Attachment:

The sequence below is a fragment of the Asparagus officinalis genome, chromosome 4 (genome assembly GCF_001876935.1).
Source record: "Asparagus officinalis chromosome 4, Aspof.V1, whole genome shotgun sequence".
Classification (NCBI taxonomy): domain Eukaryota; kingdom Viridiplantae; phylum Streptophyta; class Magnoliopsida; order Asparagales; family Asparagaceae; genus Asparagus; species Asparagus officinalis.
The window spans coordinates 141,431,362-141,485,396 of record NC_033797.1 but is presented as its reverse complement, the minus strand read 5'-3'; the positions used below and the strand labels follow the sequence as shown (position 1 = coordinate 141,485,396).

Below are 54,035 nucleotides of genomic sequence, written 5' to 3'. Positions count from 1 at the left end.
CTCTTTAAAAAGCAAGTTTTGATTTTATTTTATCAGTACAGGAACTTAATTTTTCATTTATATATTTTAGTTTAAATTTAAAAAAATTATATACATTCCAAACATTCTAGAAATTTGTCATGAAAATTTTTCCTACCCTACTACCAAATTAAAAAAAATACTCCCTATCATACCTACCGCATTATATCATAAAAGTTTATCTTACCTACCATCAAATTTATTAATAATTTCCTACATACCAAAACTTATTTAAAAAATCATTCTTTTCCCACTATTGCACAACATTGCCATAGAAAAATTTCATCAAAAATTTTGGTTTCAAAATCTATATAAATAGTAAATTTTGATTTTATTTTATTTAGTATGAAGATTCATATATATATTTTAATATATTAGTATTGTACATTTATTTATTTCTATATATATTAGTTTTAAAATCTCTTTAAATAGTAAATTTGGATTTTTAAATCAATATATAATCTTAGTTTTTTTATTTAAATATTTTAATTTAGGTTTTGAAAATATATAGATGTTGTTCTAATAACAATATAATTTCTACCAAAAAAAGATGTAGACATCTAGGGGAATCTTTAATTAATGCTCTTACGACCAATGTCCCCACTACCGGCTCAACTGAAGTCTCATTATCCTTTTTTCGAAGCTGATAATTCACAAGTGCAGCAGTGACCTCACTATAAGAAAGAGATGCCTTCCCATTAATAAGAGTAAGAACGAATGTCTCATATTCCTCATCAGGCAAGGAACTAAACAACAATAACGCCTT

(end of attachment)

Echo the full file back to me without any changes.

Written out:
The sequence below is a fragment of the Asparagus officinalis genome, chromosome 4 (genome assembly GCF_001876935.1).
Source record: "Asparagus officinalis chromosome 4, Aspof.V1, whole genome shotgun sequence".
Classification (NCBI taxonomy): domain Eukaryota; kingdom Viridiplantae; phylum Streptophyta; class Magnoliopsida; order Asparagales; family Asparagaceae; genus Asparagus; species Asparagus officinalis.
The window spans coordinates 141,431,362-141,485,396 of record NC_033797.1 but is presented as its reverse complement, the minus strand read 5'-3'; the positions used below and the strand labels follow the sequence as shown (position 1 = coordinate 141,485,396).

Below are 54,035 nucleotides of genomic sequence, written 5' to 3'. Positions count from 1 at the left end.
CTCTTTAAAAAGCAAGTTTTGATTTTATTTTATCAGTACAGGAACTTAATTTTTCATTTATATATTTTAGTTTAAATTTAAAAAAATTATATACATTCCAAACATTCTAGAAATTTGTCATGAAAATTTTTCCTACCCTACTACCAAATTAAAAAAAATACTCCCTATCATACCTACCGCATTATATCATAAAAGTTTATCTTACCTACCATCAAATTTATTAATAATTTCCTACATACCAAAACTTATTTAAAAAATCATTCTTTTCCCACTATTGCACAACATTGCCATAGAAAAATTTCATCAAAAATTTTGGTTTCAAAATCTATATAAATAGTAAATTTTGATTTTATTTTATTTAGTATGAAGATTCATATATATATTTTAATATATTAGTATTGTACATTTATTTATTTCTATATATATTAGTTTTAAAATCTCTTTAAATAGTAAATTTGGATTTTTAAATCAATATATAATCTTAGTTTTTTTATTTAAATATTTTAATTTAGGTTTTGAAAATATATAGATGTTGTTCTAATAACAATATAATTTCTACCAAAAAAAGATGTAGACATCTAGGGGAATCTTTAATTAATGCTCTTACGACCAATGTCCCCACTACCGGCTCAACTGAAGTCTCATTATCCTTTTTTCGAAGCTGATAATTCACAAGTGCAGCAGTGACCTCACTATAAGAAAGAGATGCCTTCCCATTAATAAGAGTAAGAACGAATGTCTCATATTCCTCATCAGGCAAGGAACTAAACAACAATAACGCCTT